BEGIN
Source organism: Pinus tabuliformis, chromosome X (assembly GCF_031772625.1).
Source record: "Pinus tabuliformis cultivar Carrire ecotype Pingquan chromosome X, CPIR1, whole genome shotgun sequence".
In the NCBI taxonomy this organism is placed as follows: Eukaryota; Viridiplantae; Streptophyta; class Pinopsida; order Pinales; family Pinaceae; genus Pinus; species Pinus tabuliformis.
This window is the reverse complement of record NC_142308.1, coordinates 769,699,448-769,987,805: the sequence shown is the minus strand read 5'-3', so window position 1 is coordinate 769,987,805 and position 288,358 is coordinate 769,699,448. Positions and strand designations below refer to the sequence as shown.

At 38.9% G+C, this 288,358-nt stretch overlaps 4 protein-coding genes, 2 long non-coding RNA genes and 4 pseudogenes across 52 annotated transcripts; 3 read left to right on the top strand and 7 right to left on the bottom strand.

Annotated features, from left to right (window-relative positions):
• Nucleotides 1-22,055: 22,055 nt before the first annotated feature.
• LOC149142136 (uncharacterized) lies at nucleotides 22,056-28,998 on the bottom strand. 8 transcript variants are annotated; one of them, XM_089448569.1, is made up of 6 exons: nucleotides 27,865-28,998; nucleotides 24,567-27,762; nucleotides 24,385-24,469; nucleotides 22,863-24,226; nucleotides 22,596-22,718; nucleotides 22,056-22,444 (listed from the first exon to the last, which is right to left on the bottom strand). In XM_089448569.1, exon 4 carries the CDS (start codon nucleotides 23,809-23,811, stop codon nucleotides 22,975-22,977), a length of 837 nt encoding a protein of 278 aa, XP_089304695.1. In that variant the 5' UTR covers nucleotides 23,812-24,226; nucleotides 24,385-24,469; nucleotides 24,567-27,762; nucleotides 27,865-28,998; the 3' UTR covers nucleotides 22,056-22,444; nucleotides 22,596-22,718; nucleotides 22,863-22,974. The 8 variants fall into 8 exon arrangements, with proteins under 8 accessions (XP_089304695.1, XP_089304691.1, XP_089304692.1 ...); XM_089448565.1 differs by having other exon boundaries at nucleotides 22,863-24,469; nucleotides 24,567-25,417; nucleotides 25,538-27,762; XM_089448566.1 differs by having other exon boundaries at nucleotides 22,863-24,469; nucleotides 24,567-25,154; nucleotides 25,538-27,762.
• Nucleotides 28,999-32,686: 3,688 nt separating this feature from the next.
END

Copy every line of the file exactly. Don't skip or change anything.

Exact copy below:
Source organism: Pinus tabuliformis, chromosome X (assembly GCF_031772625.1).
Source record: "Pinus tabuliformis cultivar Carrire ecotype Pingquan chromosome X, CPIR1, whole genome shotgun sequence".
In the NCBI taxonomy this organism is placed as follows: Eukaryota; Viridiplantae; Streptophyta; class Pinopsida; order Pinales; family Pinaceae; genus Pinus; species Pinus tabuliformis.
This window is the reverse complement of record NC_142308.1, coordinates 769,699,448-769,987,805: the sequence shown is the minus strand read 5'-3', so window position 1 is coordinate 769,987,805 and position 288,358 is coordinate 769,699,448. Positions and strand designations below refer to the sequence as shown.

At 38.9% G+C, this 288,358-nt stretch overlaps 4 protein-coding genes, 2 long non-coding RNA genes and 4 pseudogenes across 52 annotated transcripts; 3 read left to right on the top strand and 7 right to left on the bottom strand.

Annotated features, from left to right (window-relative positions):
• Nucleotides 1-22,055: 22,055 nt before the first annotated feature.
• LOC149142136 (uncharacterized) lies at nucleotides 22,056-28,998 on the bottom strand. 8 transcript variants are annotated; one of them, XM_089448569.1, is made up of 6 exons: nucleotides 27,865-28,998; nucleotides 24,567-27,762; nucleotides 24,385-24,469; nucleotides 22,863-24,226; nucleotides 22,596-22,718; nucleotides 22,056-22,444 (listed from the first exon to the last, which is right to left on the bottom strand). In XM_089448569.1, exon 4 carries the CDS (start codon nucleotides 23,809-23,811, stop codon nucleotides 22,975-22,977), a length of 837 nt encoding a protein of 278 aa, XP_089304695.1. In that variant the 5' UTR covers nucleotides 23,812-24,226; nucleotides 24,385-24,469; nucleotides 24,567-27,762; nucleotides 27,865-28,998; the 3' UTR covers nucleotides 22,056-22,444; nucleotides 22,596-22,718; nucleotides 22,863-22,974. The 8 variants fall into 8 exon arrangements, with proteins under 8 accessions (XP_089304695.1, XP_089304691.1, XP_089304692.1 ...); XM_089448565.1 differs by having other exon boundaries at nucleotides 22,863-24,469; nucleotides 24,567-25,417; nucleotides 25,538-27,762; XM_089448566.1 differs by having other exon boundaries at nucleotides 22,863-24,469; nucleotides 24,567-25,154; nucleotides 25,538-27,762.
• Nucleotides 28,999-32,686: 3,688 nt separating this feature from the next.